In answer to the question, “What does it mean to walk through the valley of the shadow of death?” GotQuestions.org gives us the following answer:

Psalm 23:4, which reads, “Even though I walk through the valley of the shadow of death, I will fear no evil, for you are with me; your rod and your staff, they comfort me” (ESV), is one of the most well-known verses in the Bible. It is commonly used during funerals or by those approaching death. The message of Psalm 23:4 is one of comfort. We do not need to fear. God is with us, and His presence gives us strength and hope.

However, “valley of the shadow of death” is possibly not the most accurate translation of the original Hebrew text. The NIV, NLT, and HCBS translate the phrase as “darkest valley,” resulting in Psalm 23:4 reading as, “Even though I walk through the darkest valley . . . .” The Hebrew word for “shadow of death” is sal-ma-wet, which means “darkness” or “dark shadows.” It contains the same root as the Hebrew word for “death” (ma-wet), so it is easy to see why some Bible translators include the mention of death in Psalm 23:4.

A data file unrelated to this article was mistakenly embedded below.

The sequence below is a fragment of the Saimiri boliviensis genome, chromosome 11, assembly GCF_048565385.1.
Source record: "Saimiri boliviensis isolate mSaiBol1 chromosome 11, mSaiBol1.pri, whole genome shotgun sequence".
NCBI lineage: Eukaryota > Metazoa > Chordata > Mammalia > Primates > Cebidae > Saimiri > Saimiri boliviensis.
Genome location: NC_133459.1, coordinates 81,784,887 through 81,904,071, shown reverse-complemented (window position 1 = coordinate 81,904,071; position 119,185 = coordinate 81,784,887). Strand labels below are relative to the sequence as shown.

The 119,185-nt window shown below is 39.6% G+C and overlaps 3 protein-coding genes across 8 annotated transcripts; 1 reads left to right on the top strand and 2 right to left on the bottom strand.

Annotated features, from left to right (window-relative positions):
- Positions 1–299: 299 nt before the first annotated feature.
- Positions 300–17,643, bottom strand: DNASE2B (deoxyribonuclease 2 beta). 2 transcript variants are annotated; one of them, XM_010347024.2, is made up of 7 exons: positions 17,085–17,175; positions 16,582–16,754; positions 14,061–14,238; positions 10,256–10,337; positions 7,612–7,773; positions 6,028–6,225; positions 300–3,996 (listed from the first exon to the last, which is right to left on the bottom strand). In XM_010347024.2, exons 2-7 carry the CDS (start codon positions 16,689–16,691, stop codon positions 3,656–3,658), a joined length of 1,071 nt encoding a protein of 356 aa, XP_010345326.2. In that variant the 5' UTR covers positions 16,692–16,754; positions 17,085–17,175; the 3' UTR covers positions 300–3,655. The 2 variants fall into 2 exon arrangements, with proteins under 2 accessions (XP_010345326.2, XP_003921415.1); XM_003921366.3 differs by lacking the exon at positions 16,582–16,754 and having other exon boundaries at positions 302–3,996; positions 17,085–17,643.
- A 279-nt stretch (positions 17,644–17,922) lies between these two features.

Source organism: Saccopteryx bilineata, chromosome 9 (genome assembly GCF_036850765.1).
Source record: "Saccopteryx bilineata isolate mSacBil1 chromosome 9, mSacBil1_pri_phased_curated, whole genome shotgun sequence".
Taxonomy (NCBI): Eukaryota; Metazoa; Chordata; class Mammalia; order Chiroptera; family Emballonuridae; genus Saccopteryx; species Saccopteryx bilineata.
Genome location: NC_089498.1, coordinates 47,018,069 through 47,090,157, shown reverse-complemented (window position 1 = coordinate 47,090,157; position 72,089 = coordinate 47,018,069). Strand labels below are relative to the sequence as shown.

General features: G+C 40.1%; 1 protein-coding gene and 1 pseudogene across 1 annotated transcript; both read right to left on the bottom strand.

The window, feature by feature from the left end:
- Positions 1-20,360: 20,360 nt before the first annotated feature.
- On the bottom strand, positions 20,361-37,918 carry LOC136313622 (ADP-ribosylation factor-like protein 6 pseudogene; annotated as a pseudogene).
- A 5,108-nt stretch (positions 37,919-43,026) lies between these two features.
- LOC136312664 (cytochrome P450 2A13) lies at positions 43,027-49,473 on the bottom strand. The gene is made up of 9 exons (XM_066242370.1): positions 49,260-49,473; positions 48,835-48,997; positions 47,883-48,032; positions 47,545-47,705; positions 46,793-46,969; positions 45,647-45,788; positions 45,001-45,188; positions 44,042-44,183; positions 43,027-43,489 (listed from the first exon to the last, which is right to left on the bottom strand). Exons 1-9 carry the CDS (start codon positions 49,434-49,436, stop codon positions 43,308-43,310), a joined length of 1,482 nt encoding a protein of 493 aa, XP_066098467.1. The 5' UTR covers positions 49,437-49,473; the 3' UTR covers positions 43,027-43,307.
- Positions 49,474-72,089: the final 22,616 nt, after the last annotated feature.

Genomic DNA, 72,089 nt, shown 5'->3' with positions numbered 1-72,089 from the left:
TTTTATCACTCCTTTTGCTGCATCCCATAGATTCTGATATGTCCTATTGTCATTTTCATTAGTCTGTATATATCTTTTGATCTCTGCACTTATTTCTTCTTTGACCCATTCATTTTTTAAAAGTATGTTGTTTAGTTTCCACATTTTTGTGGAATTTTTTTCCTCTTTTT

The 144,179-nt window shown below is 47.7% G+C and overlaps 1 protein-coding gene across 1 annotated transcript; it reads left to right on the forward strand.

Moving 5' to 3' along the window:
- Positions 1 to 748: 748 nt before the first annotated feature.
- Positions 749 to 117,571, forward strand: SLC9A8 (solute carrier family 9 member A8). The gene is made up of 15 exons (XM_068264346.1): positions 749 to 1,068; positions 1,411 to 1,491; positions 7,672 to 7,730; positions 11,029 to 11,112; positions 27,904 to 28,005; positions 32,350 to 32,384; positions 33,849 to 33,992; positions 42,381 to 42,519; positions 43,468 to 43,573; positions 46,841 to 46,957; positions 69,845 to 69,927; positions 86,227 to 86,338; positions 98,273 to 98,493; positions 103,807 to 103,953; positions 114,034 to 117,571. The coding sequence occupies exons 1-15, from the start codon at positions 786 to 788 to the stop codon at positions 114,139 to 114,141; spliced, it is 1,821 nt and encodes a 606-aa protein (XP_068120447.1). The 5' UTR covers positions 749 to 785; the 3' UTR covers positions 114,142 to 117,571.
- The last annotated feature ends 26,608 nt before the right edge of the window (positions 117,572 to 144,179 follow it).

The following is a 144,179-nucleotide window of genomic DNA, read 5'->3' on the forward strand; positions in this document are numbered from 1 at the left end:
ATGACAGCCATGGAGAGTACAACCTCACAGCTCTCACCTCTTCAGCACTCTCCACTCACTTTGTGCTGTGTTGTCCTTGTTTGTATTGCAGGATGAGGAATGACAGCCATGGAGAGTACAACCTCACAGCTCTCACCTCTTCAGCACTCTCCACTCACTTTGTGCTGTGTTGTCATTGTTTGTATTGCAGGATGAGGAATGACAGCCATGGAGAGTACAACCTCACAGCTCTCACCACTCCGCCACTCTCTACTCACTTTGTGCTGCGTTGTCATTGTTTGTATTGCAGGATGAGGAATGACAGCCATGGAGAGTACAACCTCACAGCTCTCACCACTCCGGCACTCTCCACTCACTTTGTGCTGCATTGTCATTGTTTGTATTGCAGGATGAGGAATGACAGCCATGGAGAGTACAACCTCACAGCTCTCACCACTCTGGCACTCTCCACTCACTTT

In addition, the concept of darkness fits much better in the context of Psalm 23Psalm 23, especially verses 1–4, uses the language of a shepherd and his sheep to describe our relationship with God: “The LORD is my shepherd; I shall not want. He makes me lie down in green pastures. He leads me beside still waters. . . . Even though I walk through the valley of the shadow of death, I will fear no evil, for you are with me; your rod and your staff, they comfort me” (Psalm 23:1–4).

Sheep do not understand the concept of death. They do understand, though, that entering a dark valley can be dangerous. The point of Psalm 23:4 is that, even when we might have reason to be afraid, we do not need to fear, because God is with us, and He will take care of us. He, like a shepherd, knows what He is doing and has our best interests in mind.

So, it does not appear that “valley of the shadow of death” is the most accurate translation in Psalm 23:4. A “dark valley” connects much better with sheep lying down in green pastures and beside quiet waters. However, the main point of Psalm 23:4 still definitely applies to death. Many people fear death, and those facing death certainly feel as if they are in a “dark valley.” But even in death we do not need to fear, for God is with us, and He will protect and comfort us through it all. (Quote source here.)

In an article published on March 13, 2014, titled, Psalm 23–I will fear no evil,” by Christine Miller, author and blogger, regarding the second part of the first sentence in verse 4 which states, “I will fear no evil, for you are with me,” she writes:

I have looked up the definitions and roots of each word and phrase. This element of the structure could be expanded to say: